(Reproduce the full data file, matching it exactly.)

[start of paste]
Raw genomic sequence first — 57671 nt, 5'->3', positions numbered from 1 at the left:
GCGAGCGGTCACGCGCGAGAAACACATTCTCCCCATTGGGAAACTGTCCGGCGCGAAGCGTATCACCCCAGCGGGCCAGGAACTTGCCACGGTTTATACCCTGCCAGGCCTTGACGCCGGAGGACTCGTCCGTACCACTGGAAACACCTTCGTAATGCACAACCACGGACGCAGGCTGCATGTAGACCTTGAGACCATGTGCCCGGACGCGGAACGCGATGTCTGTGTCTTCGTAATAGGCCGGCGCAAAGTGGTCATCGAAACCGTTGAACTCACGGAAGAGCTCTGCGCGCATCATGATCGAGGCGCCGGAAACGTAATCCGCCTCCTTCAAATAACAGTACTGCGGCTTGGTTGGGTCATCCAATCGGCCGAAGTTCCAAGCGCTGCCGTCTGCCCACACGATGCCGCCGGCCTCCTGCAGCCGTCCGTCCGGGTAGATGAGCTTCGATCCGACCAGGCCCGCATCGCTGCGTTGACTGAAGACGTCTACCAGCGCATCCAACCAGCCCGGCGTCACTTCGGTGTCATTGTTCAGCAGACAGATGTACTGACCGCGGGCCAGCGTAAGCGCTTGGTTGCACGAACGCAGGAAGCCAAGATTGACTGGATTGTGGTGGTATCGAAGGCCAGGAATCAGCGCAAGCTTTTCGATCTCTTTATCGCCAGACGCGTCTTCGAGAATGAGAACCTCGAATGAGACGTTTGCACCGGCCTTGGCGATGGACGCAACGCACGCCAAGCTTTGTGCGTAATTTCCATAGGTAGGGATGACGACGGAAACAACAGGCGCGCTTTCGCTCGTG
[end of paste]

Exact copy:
Raw genomic sequence first — 57671 nt, 5'->3', positions numbered from 1 at the left:
GCGAGCGGTCACGCGCGAGAAACACATTCTCCCCATTGGGAAACTGTCCGGCGCGAAGCGTATCACCCCAGCGGGCCAGGAACTTGCCACGGTTTATACCCTGCCAGGCCTTGACGCCGGAGGACTCGTCCGTACCACTGGAAACACCTTCGTAATGCACAACCACGGACGCAGGCTGCATGTAGACCTTGAGACCATGTGCCCGGACGCGGAACGCGATGTCTGTGTCTTCGTAATAGGCCGGCGCAAAGTGGTCATCGAAACCGTTGAACTCACGGAAGAGCTCTGCGCGCATCATGATCGAGGCGCCGGAAACGTAATCCGCCTCCTTCAAATAACAGTACTGCGGCTTGGTTGGGTCATCCAATCGGCCGAAGTTCCAAGCGCTGCCGTCTGCCCACACGATGCCGCCGGCCTCCTGCAGCCGTCCGTCCGGGTAGATGAGCTTCGATCCGACCAGGCCCGCATCGCTGCGTTGACTGAAGACGTCTACCAGCGCATCCAACCAGCCCGGCGTCACTTCGGTGTCATTGTTCAGCAGACAGATGTACTGACCGCGGGCCAGCGTAAGCGCTTGGTTGCACGAACGCAGGAAGCCAAGATTGACTGGATTGTGGTGGTATCGAAGGCCAGGAATCAGCGCAAGCTTTTCGATCTCTTTATCGCCAGACGCGTCTTCGAGAATGAGAACCTCGAATGAGACGTTTGCACCGGCCTTGGCGATGGACGCAACGCACGCCAAGCTTTGTGCGTAATTTCCATAGGTAGGGATGACGACGGAAACAACAGGCGCGCTTTCGCTCGTG